5 Ways Noise Harms Your Health

Unwanted noise isn’t just annoying; if it’s loud or continuous — or, worse of all, both — it can be dangerous for human health, with detrimental effects beyond hearing damage. At Wiltech Acoustics, we offer a range of solutions to protect the health and safety of people working in loud environments such as heavy industrial plants, factories and process facilities. Here are five health problems that can be avoided with our noise control solutions…

Noise-induced hearing loss

In order to hear, we rely on several tiny, delicate structures in the inner ear. When noise is made, sound waves travel through the ear causing some of these structures to vibrate. As these vibrations ripple through the inner ear, small sensory hair cells start to move and, in doing so, help to send electrical signals to the brain. Our grey matter then translates these signals into a sound we can recognise. When the noise is particularly loud, the resulting sound waves are more violent and this can cause damage to our inner ear’s sensitive structures. Our sensory hair cells are particularly susceptible. Loud noises cause the cells to bend and it takes time for them to recover their shape. Sustained loud noises can cause serious hair cell damage. And this is the cause of most noise-induced hearing loss. More immediate loss of hearing can be caused by an extreme burst of sounds such as a gunshot or an explosion. This can rupture the eardrum or damage the tiny bones in the inner ear.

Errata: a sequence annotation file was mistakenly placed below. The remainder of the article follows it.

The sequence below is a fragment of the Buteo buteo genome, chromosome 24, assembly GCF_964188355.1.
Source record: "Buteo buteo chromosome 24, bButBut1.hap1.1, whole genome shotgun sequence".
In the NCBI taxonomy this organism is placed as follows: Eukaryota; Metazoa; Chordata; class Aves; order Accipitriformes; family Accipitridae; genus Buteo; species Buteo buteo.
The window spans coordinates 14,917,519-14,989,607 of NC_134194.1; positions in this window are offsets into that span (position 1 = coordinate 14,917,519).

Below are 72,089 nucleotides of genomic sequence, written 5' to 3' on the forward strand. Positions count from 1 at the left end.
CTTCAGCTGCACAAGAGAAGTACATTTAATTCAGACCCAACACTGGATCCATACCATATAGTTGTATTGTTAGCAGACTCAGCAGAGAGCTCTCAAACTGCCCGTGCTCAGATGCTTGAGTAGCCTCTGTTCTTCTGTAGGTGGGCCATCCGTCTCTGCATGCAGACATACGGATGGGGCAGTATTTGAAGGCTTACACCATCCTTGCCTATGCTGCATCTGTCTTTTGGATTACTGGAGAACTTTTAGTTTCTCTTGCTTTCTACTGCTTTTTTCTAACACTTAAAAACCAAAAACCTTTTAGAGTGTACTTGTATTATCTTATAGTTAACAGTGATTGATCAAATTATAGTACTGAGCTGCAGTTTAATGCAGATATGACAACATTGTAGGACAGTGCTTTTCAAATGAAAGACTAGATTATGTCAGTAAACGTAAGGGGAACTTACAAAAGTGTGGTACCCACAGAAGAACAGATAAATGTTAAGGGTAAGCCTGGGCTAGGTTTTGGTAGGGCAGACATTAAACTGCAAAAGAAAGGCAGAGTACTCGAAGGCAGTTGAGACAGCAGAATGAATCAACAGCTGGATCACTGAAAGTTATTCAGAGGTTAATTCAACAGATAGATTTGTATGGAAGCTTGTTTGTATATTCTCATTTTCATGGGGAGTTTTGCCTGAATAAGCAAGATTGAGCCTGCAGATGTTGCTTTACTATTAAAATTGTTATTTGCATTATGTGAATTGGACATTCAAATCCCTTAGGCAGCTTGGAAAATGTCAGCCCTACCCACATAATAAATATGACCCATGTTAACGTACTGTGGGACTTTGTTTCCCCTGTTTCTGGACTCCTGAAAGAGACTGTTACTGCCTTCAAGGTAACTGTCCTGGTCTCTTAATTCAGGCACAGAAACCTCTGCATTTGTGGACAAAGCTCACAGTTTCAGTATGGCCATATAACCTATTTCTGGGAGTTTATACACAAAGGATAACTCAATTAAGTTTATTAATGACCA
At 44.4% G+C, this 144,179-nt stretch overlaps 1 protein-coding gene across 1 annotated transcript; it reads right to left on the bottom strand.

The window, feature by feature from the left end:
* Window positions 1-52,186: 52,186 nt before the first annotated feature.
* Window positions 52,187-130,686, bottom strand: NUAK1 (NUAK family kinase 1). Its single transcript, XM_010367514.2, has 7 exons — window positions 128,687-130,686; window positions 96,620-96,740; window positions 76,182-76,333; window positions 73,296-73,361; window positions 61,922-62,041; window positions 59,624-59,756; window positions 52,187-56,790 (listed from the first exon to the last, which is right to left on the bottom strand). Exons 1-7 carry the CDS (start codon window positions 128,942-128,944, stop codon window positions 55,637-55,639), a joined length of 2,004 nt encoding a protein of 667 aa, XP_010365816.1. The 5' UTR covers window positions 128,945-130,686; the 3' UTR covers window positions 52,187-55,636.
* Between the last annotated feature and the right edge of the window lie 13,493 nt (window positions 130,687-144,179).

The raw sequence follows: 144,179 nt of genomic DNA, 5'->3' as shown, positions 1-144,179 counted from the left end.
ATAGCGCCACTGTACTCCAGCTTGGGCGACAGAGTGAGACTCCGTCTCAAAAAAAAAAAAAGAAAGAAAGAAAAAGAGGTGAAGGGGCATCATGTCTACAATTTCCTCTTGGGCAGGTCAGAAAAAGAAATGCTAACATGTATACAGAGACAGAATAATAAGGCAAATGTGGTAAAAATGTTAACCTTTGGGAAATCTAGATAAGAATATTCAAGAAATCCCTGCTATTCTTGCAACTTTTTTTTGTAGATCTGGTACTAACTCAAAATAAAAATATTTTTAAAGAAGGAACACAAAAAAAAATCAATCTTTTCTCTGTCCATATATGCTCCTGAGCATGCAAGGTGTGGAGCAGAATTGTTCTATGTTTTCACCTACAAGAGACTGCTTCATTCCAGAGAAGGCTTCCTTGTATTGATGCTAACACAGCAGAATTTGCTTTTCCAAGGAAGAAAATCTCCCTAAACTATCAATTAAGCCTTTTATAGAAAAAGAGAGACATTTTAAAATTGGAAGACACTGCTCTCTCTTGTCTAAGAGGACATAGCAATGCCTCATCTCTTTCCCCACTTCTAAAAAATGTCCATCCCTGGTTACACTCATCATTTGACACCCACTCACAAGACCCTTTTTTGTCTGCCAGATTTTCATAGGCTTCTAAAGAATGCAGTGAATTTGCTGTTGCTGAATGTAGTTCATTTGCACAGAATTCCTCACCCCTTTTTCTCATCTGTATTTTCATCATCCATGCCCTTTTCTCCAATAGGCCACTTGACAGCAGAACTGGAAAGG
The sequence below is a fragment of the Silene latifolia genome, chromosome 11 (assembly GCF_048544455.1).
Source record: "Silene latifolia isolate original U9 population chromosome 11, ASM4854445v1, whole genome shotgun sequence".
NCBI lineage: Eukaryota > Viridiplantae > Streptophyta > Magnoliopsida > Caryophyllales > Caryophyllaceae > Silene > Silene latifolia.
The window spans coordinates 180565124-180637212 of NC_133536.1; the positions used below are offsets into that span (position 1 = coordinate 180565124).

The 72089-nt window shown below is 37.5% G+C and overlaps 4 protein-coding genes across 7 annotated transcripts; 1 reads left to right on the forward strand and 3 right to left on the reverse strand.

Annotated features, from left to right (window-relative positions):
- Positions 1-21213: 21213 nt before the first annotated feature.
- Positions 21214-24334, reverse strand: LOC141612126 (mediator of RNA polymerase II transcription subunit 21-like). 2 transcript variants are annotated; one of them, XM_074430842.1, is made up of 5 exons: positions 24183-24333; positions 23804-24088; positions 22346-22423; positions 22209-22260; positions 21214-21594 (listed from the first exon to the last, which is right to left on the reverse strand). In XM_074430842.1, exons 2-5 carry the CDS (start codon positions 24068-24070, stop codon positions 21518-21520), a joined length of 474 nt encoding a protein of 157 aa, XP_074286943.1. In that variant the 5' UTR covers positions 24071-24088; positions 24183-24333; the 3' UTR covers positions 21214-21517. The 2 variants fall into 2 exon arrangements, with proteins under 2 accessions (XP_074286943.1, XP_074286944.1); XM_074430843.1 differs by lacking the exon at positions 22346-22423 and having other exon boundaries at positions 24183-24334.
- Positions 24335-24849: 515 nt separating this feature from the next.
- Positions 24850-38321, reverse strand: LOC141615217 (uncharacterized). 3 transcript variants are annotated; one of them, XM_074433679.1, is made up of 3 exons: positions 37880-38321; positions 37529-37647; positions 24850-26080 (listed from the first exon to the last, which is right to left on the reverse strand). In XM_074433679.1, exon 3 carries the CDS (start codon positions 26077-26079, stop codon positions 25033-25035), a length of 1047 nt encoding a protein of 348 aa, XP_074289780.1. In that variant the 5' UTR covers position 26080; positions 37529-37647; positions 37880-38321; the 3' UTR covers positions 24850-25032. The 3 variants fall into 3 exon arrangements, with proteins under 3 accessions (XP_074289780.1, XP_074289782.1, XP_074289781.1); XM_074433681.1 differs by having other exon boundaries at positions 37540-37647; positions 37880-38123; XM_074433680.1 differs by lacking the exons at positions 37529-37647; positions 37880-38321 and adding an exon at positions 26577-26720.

Exposure to loud noises also leads to tinnitus — a ringing, buzzing, or roaring in the ears or head. Tinnitus can get better with time, although in some cases, it continues constantly which can have a major impact on a person’s quality of life.


A number of studies have found that living in noisy environments has links to anxiety and depression. In 2011, researchers found that the use of anxiety medication increased by as much as 28% among people who lived near seven of Europe’s busiest airports. Another study, published in 2016, found that people were more likely to suffer symptoms of depression if they lived close to busy roads.

The psychological effects of noise exposure can be particularly damaging for children — there’s evidence to suggest that living close to airports or busy streets can lead to problems with memory, attention levels and reading comprehension.

High blood pressure

When we’re subjected to loud noises, our brain enters ‘fight or flight’ mode. This increases our adrenaline levels and releases the stress hormone, cortisol. When that happens our heart rate is elevated and our blood pressure spikes. If this stress response happens continuously, our body starts to break down, and it has detrimental effects on our mental and physical health.

Sleep disturbance

The raised cortisol levels caused by noise exposure can also affect our sleep. In 2018, a Taiwanese study found that when workers were stationed in noisy environments throughout the day, they slept for less time later that night, compared to days when they were assigned a quieter workstation. On noisier days, the subjects also spent less time in the deepest stage of sleep, which our bodies need to re-energise. If you have noise issues you need to manage in an industrial workplace for the health of your employees, and to meet Noise at Work regulations, then please give us a call, we can help with an initial conversation and assessment.


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